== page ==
Solomon was very literally a merchant prince. He not only encouraged and protected commerce, but engaged in it himself. He was in fact the predominant, if not sole, partner in a great trading concern, which was nothing less than the Israelite nation. One of his enterprises was the horse trade with Egypt. His agents bought up horses which were again sold to the kings of the Hittites and the Arameans. The prices paid are mentioned (1 Kings 10:29). The best of these Solomon no doubt retained for his own cavalry (1 Kings 10:26). Another commodity imported from that country was linen yarn (1 Kings 10:28 the King James Version). The navy which Solomon built at the head of the Gulf of Akaba was not at all for military, but purely commercial ends. They were ships of Tarshish, that is, merchant ships, not ships to Tarshish, as 2 Chronicles 9:21. They traded to OPHIR (which see), from which they brought gold; silver, ivory, apes and peacocks, the round voyage lasting 3 years (1 Kings 9:26; 10:22). Special mention is made of "almug" (1 Kings 10:11) or "algum" (2 Chronicles 9:10) trees (which see). The visit of the Queen of Sheba would point to the overland caravan routes from the Yemen being then open (1 Kings 10:15). What with direct imports and the result of sales, silver and cedar wood became very plentiful in the capital (1 Kings 10:27).

5. Officers of State:

The list of Solomon's officers of state is given in 1 Kings 4:2. These included a priest, two secretaries, a recorder, a commander-in-chief, a chief commissariat officer, a chief shepherd (if we may read ro`eh for re'eh), a master of the household, and the head of the corvee. The list should be compared with those of David's officers (2 Samuel 8:16; 20:23). There is much resemblance, but we can see that the machine of state was becoming more complicated. The bodyguard of foreign mercenaries was abolished and the captain Benaiah promoted to be commander-in-chief. Two scribes were required instead of one. Twelve commissariat officers were appointed whose duty it was to forward from their districts the supplies for the royal household and stables. The list of these officials, a very curious one, is given in 1 Kings 4:7. It is to be noted that the 12 districts into which the country was divided did not coincide with the territories of the 12 tribes. It may be remarked that Solomon seems as far as possible to have retained the old servants of his father. It will be noticed also that in all the lists there is mention of more than one priest. These "priests" retained some of their original functions, since they acted as prognosticators and diviners.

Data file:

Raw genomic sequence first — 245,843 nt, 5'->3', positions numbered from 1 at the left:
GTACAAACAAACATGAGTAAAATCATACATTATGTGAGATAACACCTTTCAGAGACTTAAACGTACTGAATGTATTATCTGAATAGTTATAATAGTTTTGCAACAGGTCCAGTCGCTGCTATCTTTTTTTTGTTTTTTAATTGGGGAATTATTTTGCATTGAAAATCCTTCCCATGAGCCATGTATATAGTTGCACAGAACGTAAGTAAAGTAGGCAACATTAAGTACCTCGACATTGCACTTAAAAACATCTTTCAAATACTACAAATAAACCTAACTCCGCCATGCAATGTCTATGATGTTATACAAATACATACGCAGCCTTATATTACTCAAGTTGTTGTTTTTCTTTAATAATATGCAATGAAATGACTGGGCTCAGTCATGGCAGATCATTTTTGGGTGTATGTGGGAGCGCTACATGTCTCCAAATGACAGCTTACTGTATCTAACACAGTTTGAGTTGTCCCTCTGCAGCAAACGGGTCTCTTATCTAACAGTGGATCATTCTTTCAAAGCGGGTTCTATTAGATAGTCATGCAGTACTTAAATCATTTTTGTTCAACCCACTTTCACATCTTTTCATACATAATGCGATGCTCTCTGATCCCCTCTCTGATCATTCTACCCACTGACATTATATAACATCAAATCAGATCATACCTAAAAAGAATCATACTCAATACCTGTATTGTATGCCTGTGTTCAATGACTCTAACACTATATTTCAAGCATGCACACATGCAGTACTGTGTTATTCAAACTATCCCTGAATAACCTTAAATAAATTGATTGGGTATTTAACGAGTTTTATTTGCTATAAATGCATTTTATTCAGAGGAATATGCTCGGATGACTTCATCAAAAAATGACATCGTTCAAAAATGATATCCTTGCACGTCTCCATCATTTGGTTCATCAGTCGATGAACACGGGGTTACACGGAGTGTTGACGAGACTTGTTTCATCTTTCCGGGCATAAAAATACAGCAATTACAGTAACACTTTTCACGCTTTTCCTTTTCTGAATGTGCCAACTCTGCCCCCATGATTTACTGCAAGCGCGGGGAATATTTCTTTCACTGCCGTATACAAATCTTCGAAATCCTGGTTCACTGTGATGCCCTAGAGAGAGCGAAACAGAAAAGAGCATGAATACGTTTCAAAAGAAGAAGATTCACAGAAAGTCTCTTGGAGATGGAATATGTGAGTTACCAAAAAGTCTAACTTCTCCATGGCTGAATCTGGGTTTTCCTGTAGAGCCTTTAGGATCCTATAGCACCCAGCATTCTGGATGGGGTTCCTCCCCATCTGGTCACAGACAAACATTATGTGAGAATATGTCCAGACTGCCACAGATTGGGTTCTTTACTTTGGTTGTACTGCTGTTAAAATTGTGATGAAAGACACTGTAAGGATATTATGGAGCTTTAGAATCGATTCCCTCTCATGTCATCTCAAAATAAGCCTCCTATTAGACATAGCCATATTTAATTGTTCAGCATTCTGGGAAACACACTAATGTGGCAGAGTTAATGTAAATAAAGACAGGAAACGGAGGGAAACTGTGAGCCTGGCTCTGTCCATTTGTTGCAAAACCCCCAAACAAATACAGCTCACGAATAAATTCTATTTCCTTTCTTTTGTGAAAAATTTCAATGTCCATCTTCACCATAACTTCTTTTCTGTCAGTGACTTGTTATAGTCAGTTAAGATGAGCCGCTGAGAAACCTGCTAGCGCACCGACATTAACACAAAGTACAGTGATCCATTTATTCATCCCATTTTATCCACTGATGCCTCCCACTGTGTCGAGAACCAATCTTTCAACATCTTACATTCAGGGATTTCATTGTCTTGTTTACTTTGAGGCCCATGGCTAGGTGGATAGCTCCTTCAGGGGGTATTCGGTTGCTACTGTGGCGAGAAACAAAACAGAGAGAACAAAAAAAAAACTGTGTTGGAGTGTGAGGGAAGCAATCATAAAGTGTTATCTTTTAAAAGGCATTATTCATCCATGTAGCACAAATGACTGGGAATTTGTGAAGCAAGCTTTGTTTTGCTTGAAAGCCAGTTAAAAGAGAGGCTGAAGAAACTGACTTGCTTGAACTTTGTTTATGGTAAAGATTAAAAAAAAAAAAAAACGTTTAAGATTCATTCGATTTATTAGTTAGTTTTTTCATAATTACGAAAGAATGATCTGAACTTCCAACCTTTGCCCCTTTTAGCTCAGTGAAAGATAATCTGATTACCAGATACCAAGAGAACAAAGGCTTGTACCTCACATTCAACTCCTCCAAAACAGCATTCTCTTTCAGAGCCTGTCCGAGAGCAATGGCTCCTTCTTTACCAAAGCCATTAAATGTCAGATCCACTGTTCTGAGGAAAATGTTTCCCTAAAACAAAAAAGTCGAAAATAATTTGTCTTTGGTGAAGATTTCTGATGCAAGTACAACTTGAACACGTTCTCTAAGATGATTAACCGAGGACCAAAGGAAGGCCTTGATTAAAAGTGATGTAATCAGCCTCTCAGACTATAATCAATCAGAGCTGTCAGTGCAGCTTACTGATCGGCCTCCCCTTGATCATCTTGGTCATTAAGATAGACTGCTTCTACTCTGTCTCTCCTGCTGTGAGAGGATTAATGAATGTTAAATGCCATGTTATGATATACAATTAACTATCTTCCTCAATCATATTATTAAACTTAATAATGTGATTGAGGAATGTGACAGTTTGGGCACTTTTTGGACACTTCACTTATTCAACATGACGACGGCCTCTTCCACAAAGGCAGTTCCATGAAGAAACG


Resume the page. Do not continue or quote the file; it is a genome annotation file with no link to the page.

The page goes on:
6. Wives:

Solomon's principal wife was naturally the daughter of Pharaoh; it was for her that his palace was built (1 Kings 3:1; 7:8; 9:16,24). But in addition to her he established marriage relations with the neighboring peoples. In some cases the object was no doubt to cement an alliance, as with the Zidonians and Hittites and the other nationalities (1 Kings 11:1), some of which were forbidden to Israelites (Deuteronomy 7:3). It may be that the daughter of Pharaoh was childless or died a considerable time before Solomon, but his favorite wife was latterly a grand-daughter of Nahash, the Ammonite king (1 Kings 14:21 Septuagint), and it was her son who succeeded to the throne. Many of Solomon's wives were no doubt daughters of wealthy or powerful citizens who wished by an alliance with the king to strengthen their own positions. Yet we do not read of his marrying an Israelite wife. According to the Arabian story Bilqis, the Queen of Sheba who visited Solomon (1 Kings 10:1),. was also married to him. He appears to have had only one son; we are not told of any other than Rehoboam. His daughters were married to his own officers (1 Kings 4:11,15).

7. Revenues:

Solomon is said to have started his reign with a capital sum of 100,000 talents of gold and a million talents of silver, a sum greater than the national debt of Great Britain. Even so, this huge sum was ear-marked for the building of the Temple (1 Chronicles 22:14). His income was, for one year, at any rate, 666 talents of gold (1 Kings 10:14), or about twenty million dollars. This seems an immense sum, but it probably was not so much as it looks. The great mass of the people were too poor to have any commodities which they could exchange for gold. Its principal use was for the decoration of buildings. Its purchasing power was probably small, because so few could afford to buy it. It was in the same category as the precious stones which are of great rarity, but which are of no value unless there is a demand for them. In the time of Solomon there was no useful purpose to which gold could be put in preference to any other metal.

8. Literary Works:

It is not easy to believe that the age of Solomon, so glorious in other respects, had not a literature to correspond. Yet the reign of the sultan Ismail in Morocco, whom Solomon much resembles, might be cited in favor of such a supposition. Solomon himself is stated to have composed 3,000 animal stories and 1,005 songs (1 Kings 4:32). In the Old Testament the following are ascribed to him:

three collections of Proverbs, 1:1; 10:1; 25:1; The So of Songs; Psalms 72 and 127; Ecclesiastes (although Solomon is not named). In Proverbs 25:1 the men of Hezekiah are said to have copied out the following proverbs.

LITERATURE.

The relative portions of the histories by Ewald, Stanley (who follows Ewald), Renan, Wellhausen and Kittel; also H. Winckler, Alttestamentliche Untersuchungen; and the commentaries on the Books of Kings and Chronicles.

Thomas Hunter Weir


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Bibliography Information
Orr, James, M.A., D.D. General Editor. "Entry for 'SOLOMON'". "International Standard Bible Encyclopedia". 1915.